We have big news today.

At Bubble, we are about letting people build software without writing code. Coding is slow and hard to learn; we want to make creating software fast and easy.

Software is all about the data. So as part of making software development simple, we think connecting your Bubble app to your source of data — whether that’s an external API like Twitter, or your own database — should be as easy as clicking a button.

Today we’re taking a big step forward in making this a reality. We are excited to announce our integration with Blockspring, an amazing service that makes connecting to data as simple as Bubble makes building apps.

Blockspring offers a standardized way to access public web services, and private databases and backends. They package these services in code-free plugins called “blocks” that you can install in Excel, Tableau, Slack, or, as of today, Bubble!

Through Blockspring, you can now access hundreds of external services in your Bubble app. You can pull data in and display it in Bubble, and you can use blocks as workflow actions to send data or kick off an event in the connected service.

Here’s the list of services that Blockspring offers out of the box. It’s a long list, and the Blockspring team adds new ones every day.

In addition, Blockspring makes it really easy to create new blocks by connecting to your organization’s internal data. Do you have a database that you wish you could build an app around without having to write a bunch of code? With Bubble and Blockspring, now you can!

Another exciting thing Blockspring offers is the ability to write your own blocks. You can write a few lines of code in a language of your choice (they currently offer Python, Ruby, Node, PHP, and R), and Blockspring instantly converts it into an API for you, including automatically hosting it on its cloud. And now, with one click, you can run that code in Bubble, providing a powerful mechanism for extending what Bubble is capable of. Want to compute a complex formula, or write a machine learning algorithm in R? You can write just the code you need to build it, and let Bubble and Blockspring take care of making it run in your app.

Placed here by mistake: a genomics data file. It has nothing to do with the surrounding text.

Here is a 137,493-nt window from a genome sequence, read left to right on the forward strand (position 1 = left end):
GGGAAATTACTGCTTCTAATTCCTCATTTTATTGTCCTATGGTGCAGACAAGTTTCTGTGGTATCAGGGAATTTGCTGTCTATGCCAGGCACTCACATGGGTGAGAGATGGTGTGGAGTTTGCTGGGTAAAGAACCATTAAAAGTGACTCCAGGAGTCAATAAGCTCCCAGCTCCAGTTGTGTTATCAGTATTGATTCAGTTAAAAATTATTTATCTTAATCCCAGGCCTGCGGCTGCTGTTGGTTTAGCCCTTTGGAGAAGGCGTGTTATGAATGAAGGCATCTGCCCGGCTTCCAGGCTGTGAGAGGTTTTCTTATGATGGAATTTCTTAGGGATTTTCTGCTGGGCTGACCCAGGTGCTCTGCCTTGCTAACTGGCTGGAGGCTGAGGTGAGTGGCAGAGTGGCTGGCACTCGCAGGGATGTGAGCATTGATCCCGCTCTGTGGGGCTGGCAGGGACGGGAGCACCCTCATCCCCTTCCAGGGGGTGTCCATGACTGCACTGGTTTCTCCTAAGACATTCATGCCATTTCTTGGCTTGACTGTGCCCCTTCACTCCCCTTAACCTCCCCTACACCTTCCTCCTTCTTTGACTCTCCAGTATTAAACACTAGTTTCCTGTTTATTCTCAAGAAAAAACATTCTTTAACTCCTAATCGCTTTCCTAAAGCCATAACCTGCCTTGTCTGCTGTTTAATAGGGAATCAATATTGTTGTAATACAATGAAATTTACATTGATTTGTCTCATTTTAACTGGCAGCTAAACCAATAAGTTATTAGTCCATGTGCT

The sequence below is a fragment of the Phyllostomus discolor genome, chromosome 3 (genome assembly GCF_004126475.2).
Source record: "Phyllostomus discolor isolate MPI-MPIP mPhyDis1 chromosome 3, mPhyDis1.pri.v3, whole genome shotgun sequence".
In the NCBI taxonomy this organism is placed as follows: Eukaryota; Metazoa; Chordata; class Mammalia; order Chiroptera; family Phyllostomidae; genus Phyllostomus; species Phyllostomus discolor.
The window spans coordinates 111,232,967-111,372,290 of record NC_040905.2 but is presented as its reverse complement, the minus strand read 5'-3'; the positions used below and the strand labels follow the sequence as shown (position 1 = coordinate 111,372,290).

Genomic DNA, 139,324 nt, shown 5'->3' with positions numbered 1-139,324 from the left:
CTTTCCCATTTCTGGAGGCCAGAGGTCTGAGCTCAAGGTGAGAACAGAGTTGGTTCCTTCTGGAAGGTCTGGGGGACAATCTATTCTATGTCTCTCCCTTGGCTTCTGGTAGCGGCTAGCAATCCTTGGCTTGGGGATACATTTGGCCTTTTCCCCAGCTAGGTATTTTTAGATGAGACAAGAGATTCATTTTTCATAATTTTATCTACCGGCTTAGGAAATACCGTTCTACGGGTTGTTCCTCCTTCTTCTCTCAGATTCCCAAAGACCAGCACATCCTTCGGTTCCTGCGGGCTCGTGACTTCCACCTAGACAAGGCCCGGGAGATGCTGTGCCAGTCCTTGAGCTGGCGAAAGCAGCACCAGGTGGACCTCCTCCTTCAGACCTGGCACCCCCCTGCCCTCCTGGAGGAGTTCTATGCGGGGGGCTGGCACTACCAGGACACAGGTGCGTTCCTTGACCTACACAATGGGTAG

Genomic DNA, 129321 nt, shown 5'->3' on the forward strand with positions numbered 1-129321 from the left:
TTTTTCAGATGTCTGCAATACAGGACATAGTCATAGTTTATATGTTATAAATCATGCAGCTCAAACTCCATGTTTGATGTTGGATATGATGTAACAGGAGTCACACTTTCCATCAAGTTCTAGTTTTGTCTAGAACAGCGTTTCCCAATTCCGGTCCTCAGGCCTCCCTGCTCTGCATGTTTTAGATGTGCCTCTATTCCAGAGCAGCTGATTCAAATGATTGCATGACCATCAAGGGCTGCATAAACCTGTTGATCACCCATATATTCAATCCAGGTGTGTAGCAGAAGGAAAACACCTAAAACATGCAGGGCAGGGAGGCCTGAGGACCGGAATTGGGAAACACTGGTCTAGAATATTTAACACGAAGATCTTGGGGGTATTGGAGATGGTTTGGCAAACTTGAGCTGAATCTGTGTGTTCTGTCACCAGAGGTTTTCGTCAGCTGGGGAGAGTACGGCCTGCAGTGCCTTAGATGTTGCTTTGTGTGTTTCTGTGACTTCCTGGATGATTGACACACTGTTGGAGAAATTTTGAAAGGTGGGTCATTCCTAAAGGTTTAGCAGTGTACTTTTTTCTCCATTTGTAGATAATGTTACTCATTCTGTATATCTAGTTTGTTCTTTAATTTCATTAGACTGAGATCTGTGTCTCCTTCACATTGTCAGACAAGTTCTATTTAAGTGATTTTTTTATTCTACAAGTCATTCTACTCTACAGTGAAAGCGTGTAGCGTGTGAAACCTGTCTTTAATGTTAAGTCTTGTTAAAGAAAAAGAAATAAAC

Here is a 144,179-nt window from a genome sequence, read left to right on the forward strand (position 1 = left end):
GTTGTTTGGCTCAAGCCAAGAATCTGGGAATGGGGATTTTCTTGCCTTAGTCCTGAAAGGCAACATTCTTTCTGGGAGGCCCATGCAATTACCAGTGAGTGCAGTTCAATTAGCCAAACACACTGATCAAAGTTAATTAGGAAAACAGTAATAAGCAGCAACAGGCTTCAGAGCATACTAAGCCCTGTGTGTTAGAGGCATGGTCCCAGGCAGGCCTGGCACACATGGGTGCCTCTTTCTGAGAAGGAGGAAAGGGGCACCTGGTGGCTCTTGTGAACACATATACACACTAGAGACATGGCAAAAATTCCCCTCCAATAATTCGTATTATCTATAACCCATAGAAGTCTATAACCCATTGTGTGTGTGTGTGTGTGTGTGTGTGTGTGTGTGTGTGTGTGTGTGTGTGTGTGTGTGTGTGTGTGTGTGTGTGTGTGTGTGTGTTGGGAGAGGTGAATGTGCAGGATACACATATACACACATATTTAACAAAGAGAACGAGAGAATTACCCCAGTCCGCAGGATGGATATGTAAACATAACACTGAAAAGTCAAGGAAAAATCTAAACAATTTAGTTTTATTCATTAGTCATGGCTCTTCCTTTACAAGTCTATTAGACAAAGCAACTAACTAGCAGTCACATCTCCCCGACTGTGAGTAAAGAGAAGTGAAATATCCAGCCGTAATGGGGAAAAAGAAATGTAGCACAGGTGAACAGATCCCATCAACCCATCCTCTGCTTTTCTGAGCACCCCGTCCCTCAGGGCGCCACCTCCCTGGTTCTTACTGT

So, start thinking about what you can build — it’s pretty much limitless. Here are some (simple) examples: an app that lets you search for ProductHunt posts by keyword, and lets you tweet at and follow the person who posted it; an app that lets you search YouTube for videos and display each videos’ statistics; an app that lets you search for people at a given company, and see who Klout thinks influenced them. All these services can now be combined with each other through our visual editor.

This has the potential to dramatically change how organizations work. Traditionally, IT departments control internal applications and their data. This centralization can be a burden for business teams that want to access the data and get value out of it. Building internal apps through IT can take months of discussions and development. In contrast, we’re moving towards a world where business people can build their own software solutions for themselves. They know their needs better than anybody else. They see immediately what doesn’t work, and can iterate to get something that does. The gains in efficiency and the value creation will be gigantic. We’re extremely excited to be working towards this goal.

PS. Here’s how to get started. Create an app in Bubble, and add Blockspring as a plugin. Then, click on authenticate with Blockspring.

Blockspring settings within the Bubble Editor

If you don’t have an account with them yet, you’ll be prompted to create one at this point.

Then, you can add the different blocks you need for your app within Bubble. When adding a new block, you’ll be taken to Blockspring to configure the block and authenticate with the service you’re using for that given block (for instance Twitter, etc).

You’ll be then taken back to Bubble and can start using the block as an API in Bubble. If it’s a data source, just pick ‘Get data from an external API’ and pick the relevant block, and if it’s an action, go to the technical section in the action menu.

Happy building!